Colder weather is here and with it is sure to come coughing, sneezing, runny noses, and sicknesses of all sorts.
When trying to treat an ailment it’s important to be sure what is actually ailing you.
One of the more common mistakes is confusing influenza and the poorly named “stomach flu” — which isn’t actually influenza at all.
Not even close.
Influenza, said Dr. Anhtai Nguyen, chief medical officer for Bon Secours DePaul Medical Center and Bon Secours Maryview Medical Center, is caused by a virus that affects the respiratory system: the nose, the throat, and the lungs.
The stomach flu is actually viral gastroenteritis, which is an intestinal infection marked by watery diarrhea, abdominal cramps, nausea or vomiting, and sometimes a fever.
It can be caused by a few different viruses.
“The most common way to develop viral gastroenteritis – often called stomach flu – is through contact with an infected person or by ingesting contaminated food or water,” he said. “If you’re otherwise healthy, you’ll likely recover without complications.”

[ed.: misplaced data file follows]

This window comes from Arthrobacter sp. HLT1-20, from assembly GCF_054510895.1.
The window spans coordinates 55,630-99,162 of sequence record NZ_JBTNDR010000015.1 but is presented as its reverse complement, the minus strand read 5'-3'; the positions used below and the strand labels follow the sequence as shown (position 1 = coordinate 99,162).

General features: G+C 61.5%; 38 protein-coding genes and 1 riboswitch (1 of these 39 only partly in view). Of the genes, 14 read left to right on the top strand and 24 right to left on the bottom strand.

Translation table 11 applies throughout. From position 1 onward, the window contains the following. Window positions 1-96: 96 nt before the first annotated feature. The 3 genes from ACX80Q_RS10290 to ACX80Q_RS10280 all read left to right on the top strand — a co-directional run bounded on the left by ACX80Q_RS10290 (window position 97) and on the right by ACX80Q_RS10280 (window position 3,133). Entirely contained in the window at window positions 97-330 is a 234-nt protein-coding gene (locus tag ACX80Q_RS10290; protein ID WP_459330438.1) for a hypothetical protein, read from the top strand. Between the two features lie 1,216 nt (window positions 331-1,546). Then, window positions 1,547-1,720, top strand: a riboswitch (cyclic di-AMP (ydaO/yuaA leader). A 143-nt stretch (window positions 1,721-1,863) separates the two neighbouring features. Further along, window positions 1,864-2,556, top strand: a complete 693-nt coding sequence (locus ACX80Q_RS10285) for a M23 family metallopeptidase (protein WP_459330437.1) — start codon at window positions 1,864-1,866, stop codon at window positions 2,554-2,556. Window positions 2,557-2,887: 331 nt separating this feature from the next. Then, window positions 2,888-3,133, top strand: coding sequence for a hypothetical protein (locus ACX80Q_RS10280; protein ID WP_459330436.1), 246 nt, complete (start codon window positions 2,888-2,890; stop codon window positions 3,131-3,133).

But for infants, older adults and people with compromised immune systems, viral gastroenteritis can be deadly.
So it’s important to know the symptoms as well as the treatment.
Influenza on the other hand is caused by the flu virus. A person is exposed when they come into contact with an already infected person, who coughs and sneezes, spreading droplets of the virus into the air or leaving them on surfaces.
Nguyen said the symptoms of influenza can include a high fever, chills, a dry, hacking cough, sore throat, runny or stuff nose, head and body aches, and fatigue. While some adults may develop vomiting or diarrhea, those symptoms are more likely to occur in children.
“If you get influenza, antiviral drugs are a treatment option. Check with your doctor promptly if you are at high risk of serious flu complications and you get flu symptoms. Your doctor may prescribe antiviral drugs to treat your flu illness,” he said.
Antiviral drugs, if taken soon enough –- usually in the first day or two — can help lessen the symptoms. However, they’re not available over-the-counter, only with a prescription.
Gastroenteritis on the other hand attacks your intestines.
“There’s no effective treatment for viral gastroenteritis, so prevention is key,” Nguyen said. “In addition to avoiding food and water that may be contaminated, thorough and frequent hand-washings are your best defense.”
Depending on the cause, viral gastroenteritis symptoms may appear within one to three days after becoming infected and it can range from a mild sickness to a severe one.
Symptoms usually last just a day or two, but occasionally they may persist as long as 10 days.